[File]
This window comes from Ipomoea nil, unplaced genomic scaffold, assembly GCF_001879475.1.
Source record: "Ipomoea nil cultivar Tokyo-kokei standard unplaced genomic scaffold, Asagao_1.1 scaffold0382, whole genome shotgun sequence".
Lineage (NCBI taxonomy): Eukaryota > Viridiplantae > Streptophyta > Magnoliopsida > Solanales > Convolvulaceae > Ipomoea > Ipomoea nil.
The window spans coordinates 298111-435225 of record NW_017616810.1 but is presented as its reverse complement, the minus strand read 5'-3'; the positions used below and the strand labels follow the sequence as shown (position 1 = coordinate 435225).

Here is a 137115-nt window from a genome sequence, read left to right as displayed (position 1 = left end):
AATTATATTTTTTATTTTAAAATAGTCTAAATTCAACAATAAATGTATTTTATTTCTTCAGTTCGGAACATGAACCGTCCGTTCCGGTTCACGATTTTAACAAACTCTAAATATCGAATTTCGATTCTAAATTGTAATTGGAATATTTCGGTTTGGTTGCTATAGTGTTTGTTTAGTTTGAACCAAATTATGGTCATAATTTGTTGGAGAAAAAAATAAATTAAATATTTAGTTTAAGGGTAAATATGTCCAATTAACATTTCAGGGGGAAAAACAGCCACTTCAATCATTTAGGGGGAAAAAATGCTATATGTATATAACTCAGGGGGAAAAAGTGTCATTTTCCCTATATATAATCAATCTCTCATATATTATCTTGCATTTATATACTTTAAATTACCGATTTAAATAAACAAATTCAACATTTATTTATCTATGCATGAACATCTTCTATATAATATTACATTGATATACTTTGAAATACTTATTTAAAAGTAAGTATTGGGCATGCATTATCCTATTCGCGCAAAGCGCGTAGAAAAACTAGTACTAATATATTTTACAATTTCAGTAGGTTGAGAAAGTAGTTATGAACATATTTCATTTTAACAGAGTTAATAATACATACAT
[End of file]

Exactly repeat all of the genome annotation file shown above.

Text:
This window comes from Ipomoea nil, unplaced genomic scaffold, assembly GCF_001879475.1.
Source record: "Ipomoea nil cultivar Tokyo-kokei standard unplaced genomic scaffold, Asagao_1.1 scaffold0382, whole genome shotgun sequence".
Lineage (NCBI taxonomy): Eukaryota > Viridiplantae > Streptophyta > Magnoliopsida > Solanales > Convolvulaceae > Ipomoea > Ipomoea nil.
The window spans coordinates 298111-435225 of record NW_017616810.1 but is presented as its reverse complement, the minus strand read 5'-3'; the positions used below and the strand labels follow the sequence as shown (position 1 = coordinate 435225).

Here is a 137115-nt window from a genome sequence, read left to right as displayed (position 1 = left end):
AATTATATTTTTTATTTTAAAATAGTCTAAATTCAACAATAAATGTATTTTATTTCTTCAGTTCGGAACATGAACCGTCCGTTCCGGTTCACGATTTTAACAAACTCTAAATATCGAATTTCGATTCTAAATTGTAATTGGAATATTTCGGTTTGGTTGCTATAGTGTTTGTTTAGTTTGAACCAAATTATGGTCATAATTTGTTGGAGAAAAAAATAAATTAAATATTTAGTTTAAGGGTAAATATGTCCAATTAACATTTCAGGGGGAAAAACAGCCACTTCAATCATTTAGGGGGAAAAAATGCTATATGTATATAACTCAGGGGGAAAAAGTGTCATTTTCCCTATATATAATCAATCTCTCATATATTATCTTGCATTTATATACTTTAAATTACCGATTTAAATAAACAAATTCAACATTTATTTATCTATGCATGAACATCTTCTATATAATATTACATTGATATACTTTGAAATACTTATTTAAAAGTAAGTATTGGGCATGCATTATCCTATTCGCGCAAAGCGCGTAGAAAAACTAGTACTAATATATTTTACAATTTCAGTAGGTTGAGAAAGTAGTTATGAACATATTTCATTTTAACAGAGTTAATAATACATACAT